In this study, CRC group had significantly higher positive rates of mSEPT9 (mean = 1347.9 ± 928.6 ng/l), whereas benign and healthy groups had lower rates (270.3 ± 148.5 and 73.1 ± 37.4 ng/l, respectively), with cutoff point of 231 ng/l.

This was comparable with Xie et al. [13] who did a prospective study on 248 subjects, including 123 patients with CRC and 125 controls, aimed to determine the diagnostic value of mSEPT9 for CRC detection in Chinese patients. The study showed that overall 89 subjects were detected with mSEPT9 positive results. CRC case group had significantly higher positive rates of mSEPT9, compared with the control group (61.8 vs. 10.4%).

In our study, mSEPT9 achieved overall sensitivity of 84% and specificity of 78%, with an AUC value of 0.911. This was superior to CEA, with sensitivity of 78%, specificity of 76%, and AUC of 0.808. The combination of mSEPT9 with CEA further improved sensitivity to 100%, though the specificity declined to 56%.


  Conclusion Top


The current study demonstrates that mSEPT9 may has diagnostic ability in CRC detection. The combination of mSEPT9 and CEA may improve sensitivity especially for early-stage disease, which may provide a new approach for future CRC screening, though further investigations are warranted. The role of mSEPT9 in diagnosis of CRC need to be further evaluated and validated in large prospective cohort studies and randomized trials. Additionally, the role of mSEPT9 has to be studied in postoperative patients with CRC to show whether it can be used as a prognostic marker.

Financial support and sponsorship

Nil.

Conflicts of interest

There are no conflicts of interest.



 
  References Top

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Zhong W, Yu Z, Zhan J, Yu T, Lin Y, Xia ZS, et al. Association of serum levels of CEA, CA199, CA125, CYFRA21-1 and CA72-4 and disease characteristics in colorectal cancer. Pathol Oncol Res 2015; 21:83–95.  Back to cited text no. 1
    
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Atkin WS, Edwards R, Kralj-Hans I, Wooldrage K, Hart AR, Northover JM, et al. Once-only flexible sigmoidoscopy screening in prevention of colorectal cancer. Lancet 2010; 375:1624–1633.  Back to cited text no. 3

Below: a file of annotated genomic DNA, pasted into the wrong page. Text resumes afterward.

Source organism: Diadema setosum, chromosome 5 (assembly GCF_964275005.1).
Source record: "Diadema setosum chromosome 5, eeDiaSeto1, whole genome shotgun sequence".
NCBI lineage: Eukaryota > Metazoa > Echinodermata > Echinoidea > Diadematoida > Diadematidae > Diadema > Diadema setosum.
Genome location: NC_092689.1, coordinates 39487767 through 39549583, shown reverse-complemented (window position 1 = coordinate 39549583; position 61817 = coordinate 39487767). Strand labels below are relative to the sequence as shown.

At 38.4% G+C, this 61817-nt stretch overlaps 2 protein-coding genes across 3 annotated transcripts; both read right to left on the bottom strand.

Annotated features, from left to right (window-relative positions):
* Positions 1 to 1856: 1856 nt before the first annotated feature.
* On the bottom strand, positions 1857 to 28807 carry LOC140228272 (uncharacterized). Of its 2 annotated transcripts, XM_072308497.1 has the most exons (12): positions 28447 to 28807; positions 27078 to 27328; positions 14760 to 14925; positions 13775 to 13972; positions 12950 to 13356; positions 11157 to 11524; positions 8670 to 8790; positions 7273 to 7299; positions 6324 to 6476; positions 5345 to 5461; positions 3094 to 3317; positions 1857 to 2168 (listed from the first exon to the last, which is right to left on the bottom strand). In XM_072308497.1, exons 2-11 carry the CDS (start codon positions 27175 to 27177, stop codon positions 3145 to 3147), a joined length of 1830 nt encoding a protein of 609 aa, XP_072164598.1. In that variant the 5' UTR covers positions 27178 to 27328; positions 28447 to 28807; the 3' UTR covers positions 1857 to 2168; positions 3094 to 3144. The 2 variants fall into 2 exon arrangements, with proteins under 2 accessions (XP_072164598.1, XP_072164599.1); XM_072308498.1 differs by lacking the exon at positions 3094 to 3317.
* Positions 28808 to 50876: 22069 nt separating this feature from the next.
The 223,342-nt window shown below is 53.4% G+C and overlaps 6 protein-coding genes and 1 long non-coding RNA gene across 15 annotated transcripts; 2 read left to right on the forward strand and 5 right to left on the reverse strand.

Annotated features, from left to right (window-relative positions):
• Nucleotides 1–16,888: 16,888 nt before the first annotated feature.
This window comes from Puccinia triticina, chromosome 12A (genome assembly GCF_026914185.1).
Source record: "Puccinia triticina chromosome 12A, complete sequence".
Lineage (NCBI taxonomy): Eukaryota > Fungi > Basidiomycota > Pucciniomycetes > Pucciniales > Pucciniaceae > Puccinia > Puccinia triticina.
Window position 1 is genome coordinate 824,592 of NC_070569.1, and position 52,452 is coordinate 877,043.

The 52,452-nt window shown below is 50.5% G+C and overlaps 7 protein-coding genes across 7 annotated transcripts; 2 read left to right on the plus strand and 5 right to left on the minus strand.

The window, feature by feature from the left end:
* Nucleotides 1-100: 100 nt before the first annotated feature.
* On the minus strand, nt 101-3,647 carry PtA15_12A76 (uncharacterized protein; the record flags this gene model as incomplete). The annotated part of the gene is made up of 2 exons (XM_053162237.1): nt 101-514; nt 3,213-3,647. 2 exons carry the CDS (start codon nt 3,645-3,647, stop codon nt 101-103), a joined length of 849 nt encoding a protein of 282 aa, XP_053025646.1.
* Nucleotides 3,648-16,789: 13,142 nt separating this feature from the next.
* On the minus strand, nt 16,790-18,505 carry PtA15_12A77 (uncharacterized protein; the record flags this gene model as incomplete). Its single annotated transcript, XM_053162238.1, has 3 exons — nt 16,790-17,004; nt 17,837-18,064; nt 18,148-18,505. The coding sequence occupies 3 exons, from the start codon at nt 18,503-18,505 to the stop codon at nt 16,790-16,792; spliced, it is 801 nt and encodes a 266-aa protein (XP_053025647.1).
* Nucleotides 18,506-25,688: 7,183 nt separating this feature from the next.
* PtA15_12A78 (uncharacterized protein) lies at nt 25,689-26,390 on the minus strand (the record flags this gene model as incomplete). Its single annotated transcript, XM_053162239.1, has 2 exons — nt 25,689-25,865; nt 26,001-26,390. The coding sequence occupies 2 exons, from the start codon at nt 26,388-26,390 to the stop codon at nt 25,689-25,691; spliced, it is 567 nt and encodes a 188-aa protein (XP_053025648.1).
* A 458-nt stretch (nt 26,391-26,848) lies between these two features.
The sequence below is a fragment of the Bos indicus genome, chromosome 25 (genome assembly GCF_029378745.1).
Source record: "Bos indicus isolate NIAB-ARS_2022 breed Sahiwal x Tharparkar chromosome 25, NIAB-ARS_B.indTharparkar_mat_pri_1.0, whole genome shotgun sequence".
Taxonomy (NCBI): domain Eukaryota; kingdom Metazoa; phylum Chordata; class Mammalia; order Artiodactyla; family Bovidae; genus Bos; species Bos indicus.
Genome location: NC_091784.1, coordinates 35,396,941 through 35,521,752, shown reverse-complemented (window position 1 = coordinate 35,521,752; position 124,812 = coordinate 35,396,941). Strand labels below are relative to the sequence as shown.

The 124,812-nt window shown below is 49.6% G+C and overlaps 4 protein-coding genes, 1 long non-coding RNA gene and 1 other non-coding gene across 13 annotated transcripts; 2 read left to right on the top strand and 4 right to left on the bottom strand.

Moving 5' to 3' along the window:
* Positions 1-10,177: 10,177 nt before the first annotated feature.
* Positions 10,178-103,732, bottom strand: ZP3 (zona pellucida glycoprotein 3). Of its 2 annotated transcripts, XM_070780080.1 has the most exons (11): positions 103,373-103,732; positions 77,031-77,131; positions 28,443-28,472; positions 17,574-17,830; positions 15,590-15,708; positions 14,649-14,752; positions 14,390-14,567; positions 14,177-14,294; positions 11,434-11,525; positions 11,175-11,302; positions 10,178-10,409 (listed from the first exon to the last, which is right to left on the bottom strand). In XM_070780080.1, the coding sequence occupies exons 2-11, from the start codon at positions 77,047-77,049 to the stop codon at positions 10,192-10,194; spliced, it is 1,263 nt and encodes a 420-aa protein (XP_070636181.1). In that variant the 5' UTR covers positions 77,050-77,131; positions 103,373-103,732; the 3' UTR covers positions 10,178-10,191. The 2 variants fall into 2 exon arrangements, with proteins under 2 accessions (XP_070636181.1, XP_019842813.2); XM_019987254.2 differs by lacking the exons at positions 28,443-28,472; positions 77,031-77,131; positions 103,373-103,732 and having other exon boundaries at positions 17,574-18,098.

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Castells A, Marzo-Castillejo M, Mascort JJ, Amador FJ, Andreu M, Bellas B, et al. Clinical practice guideline. Prevention of colorectal cancer. Gastroenterol Hepatol 2009; 32:717–758.  Back to cited text no. 4
    
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Smith RA, Cokkinides V, Brooks D, Saslow D, Shah M, Brawley OW, et al. Cancer screening in the United States. A review of current American Cancer Society guidelines and issues in cancer screening. CA Cancer J Clin 2011; 61:8–30.  Back to cited text no. 5
    
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Walgenbach-Brunagel G, Burger B, Leman ES, Walgenbach KJ, Tolba R. The use of a colon cancer associated nuclear antigen CCSA-2 for the blood based detection of colon cancer. J Cell Biochem 2008; 104:286–294.  Back to cited text no. 6
    
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Acharya A, Markar SR, Matar M, Ni M, Hanna GB. Use of tumor markers in gastrointestinal cancers: surgeon perceptions and cost-benefit trade-off analysis. Ann Surg Oncol 2017; 24:1165–1173.  Back to cited text no. 8
    
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Sun J, Fei F, Zhang M, Li Y, Zhang X, Zhu S, et al. The role of mSEPT9 in screening, diagnosis, and recurrence monitoring of colorectal cancer. BMC Cancer 2019; 19:450–452.  Back to cited text no. 9
    
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Rawla P, Sunkara T, Barsouk A. Epidemiology of colorectal cancer: incidence, mortality, survival, and risk factors. Gastroenterol Rev 2019; 14:89–103.  Back to cited text no. 10
    
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Keum N, Giovannucci E. Global burden of colorectal cancer: emerging trends, risk factors and prevention strategies. Nat Rev Gastroenterol Hepatol 2019; 27:1–20.  Back to cited text no. 11
    
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Alecu M, Simion L, Straja ND, Bratucu E. Multiple polyps and colorectal cancer. Chirurgia 2014; 109:342–346.  Back to cited text no. 12
    
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Xie L, Jiang X, Li Q, Sun Z, Quan W, Duan Y, et al. Diagnostic value of methylated septin9 for colorectal cancer detection. Front Oncol 2018; 2:15–20.  Back to cited text no. 13
    


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    Tables

  [Table 1], [Table 2], [Table 3], [Table 4], [Table 5]